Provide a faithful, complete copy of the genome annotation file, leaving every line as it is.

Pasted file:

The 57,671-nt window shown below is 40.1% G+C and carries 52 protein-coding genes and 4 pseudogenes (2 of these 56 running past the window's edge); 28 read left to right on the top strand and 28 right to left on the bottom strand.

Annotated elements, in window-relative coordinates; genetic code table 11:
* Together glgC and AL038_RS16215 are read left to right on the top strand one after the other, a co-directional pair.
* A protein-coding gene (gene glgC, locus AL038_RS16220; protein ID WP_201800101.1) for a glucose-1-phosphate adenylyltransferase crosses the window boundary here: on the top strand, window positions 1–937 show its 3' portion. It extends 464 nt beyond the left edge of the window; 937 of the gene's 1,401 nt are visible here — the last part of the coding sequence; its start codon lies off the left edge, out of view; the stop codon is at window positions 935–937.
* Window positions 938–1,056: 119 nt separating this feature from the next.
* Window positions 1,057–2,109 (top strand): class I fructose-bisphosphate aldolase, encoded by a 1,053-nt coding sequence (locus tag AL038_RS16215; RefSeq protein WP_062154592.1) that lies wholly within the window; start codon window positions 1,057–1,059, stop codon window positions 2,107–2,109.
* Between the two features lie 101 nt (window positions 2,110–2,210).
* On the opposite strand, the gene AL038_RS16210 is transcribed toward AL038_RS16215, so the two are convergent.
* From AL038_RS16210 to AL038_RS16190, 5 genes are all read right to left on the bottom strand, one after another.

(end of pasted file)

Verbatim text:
The 57,671-nt window shown below is 40.1% G+C and carries 52 protein-coding genes and 4 pseudogenes (2 of these 56 running past the window's edge); 28 read left to right on the top strand and 28 right to left on the bottom strand.

Annotated elements, in window-relative coordinates; genetic code table 11:
* Together glgC and AL038_RS16215 are read left to right on the top strand one after the other, a co-directional pair.
* A protein-coding gene (gene glgC, locus AL038_RS16220; protein ID WP_201800101.1) for a glucose-1-phosphate adenylyltransferase crosses the window boundary here: on the top strand, window positions 1–937 show its 3' portion. It extends 464 nt beyond the left edge of the window; 937 of the gene's 1,401 nt are visible here — the last part of the coding sequence; its start codon lies off the left edge, out of view; the stop codon is at window positions 935–937.
* Window positions 938–1,056: 119 nt separating this feature from the next.
* Window positions 1,057–2,109 (top strand): class I fructose-bisphosphate aldolase, encoded by a 1,053-nt coding sequence (locus tag AL038_RS16215; RefSeq protein WP_062154592.1) that lies wholly within the window; start codon window positions 1,057–1,059, stop codon window positions 2,107–2,109.
* Between the two features lie 101 nt (window positions 2,110–2,210).
* On the opposite strand, the gene AL038_RS16210 is transcribed toward AL038_RS16215, so the two are convergent.
* From AL038_RS16210 to AL038_RS16190, 5 genes are all read right to left on the bottom strand, one after another.